Will North Carolina become the 16th state to raise the minimum wage? It may happen, but in spite of Democratic leaders in the state senate.
In a surprise move, the NC House recently voted to up the minimum wage from $5.15 to $6 an hour -- the first increase in eight years. Savvy Democrats and their allies sweetened the deal by including a tax credit for small businesses that provide health insurance for their employees.
But just as the hopes of the working poor were rising, Senate Democrats are dashing them. The Senate leadership has demanded that the minimum wage bill also include steep cuts in the corporate income tax, and other measures that help the state's richest 1% -- moves which make the bill less fair, and less likely to pass.
Today's Raleigh News & Observer eloquently makes the case for why wages for working people should be inceased -- without draining the state's treasury for the rich:
For starters, a raise from $5.15 an hour to $6 an hour will help more than 100,000 people in this state. Most are not teenagers working summer jobs, but adults working in retail, sales or services.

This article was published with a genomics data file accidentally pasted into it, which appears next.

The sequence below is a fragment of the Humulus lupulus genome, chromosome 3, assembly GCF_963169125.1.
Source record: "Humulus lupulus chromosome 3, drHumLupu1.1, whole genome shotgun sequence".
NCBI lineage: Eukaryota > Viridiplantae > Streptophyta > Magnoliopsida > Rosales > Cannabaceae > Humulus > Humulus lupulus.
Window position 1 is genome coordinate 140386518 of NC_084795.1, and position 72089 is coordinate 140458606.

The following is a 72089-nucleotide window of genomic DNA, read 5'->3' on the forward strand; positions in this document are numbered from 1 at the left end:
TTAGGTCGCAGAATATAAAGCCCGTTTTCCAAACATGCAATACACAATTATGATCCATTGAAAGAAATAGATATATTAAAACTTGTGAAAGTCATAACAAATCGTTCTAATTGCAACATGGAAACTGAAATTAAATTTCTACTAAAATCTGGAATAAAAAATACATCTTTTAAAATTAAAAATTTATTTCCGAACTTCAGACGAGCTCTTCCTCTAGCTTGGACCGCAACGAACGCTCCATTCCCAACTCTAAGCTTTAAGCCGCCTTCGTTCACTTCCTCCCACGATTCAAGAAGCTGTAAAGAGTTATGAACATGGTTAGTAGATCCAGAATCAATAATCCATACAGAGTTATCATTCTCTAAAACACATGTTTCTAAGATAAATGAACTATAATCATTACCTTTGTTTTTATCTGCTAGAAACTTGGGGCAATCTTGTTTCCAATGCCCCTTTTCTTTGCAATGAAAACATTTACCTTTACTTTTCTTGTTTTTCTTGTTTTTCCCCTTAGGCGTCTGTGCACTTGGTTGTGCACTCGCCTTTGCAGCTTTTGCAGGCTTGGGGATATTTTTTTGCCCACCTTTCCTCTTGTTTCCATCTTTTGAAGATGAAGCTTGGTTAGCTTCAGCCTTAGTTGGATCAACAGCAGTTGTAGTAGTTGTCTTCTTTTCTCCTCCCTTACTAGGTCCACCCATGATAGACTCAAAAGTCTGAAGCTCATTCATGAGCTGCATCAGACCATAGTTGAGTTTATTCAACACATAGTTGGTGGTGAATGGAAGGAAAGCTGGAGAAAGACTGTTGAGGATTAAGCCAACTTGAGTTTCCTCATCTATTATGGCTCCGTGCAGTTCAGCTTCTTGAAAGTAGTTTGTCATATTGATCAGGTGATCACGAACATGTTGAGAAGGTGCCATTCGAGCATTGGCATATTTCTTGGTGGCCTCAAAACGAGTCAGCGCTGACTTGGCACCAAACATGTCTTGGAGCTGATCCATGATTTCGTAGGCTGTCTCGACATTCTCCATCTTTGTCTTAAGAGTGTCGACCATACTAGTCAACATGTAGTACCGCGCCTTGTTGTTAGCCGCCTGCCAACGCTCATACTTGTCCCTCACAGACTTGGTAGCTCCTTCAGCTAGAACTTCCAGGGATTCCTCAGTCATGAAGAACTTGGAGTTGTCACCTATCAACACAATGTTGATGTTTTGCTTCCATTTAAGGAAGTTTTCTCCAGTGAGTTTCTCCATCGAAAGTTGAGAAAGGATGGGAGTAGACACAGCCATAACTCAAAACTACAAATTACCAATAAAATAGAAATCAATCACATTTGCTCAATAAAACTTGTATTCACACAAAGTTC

In 2004 dollars, those folks are earning 12 percent less than they did when Congress set the minimum where it is today. Meantime, the price of gasoline has skyrocketed, increasing the cost of holding down a job. A society that values its work ethic needs to nurture it from time to time.
Fears that an 85-cent pay hike for 100,000 people will dry up jobs in a state of 8 million are overblown. Neither the 1990-91 federal minimum wage hike nor the 1996-97 raise caused significant job losses, researchers with the Economic Policy Institute found. In fact, North Carolina's senators could find in that research more reason to raise the minimum than to turn their backs on thousands of hard-working people.
The N.C. Justice Center has a brief on the minimum wage issue here (pdf).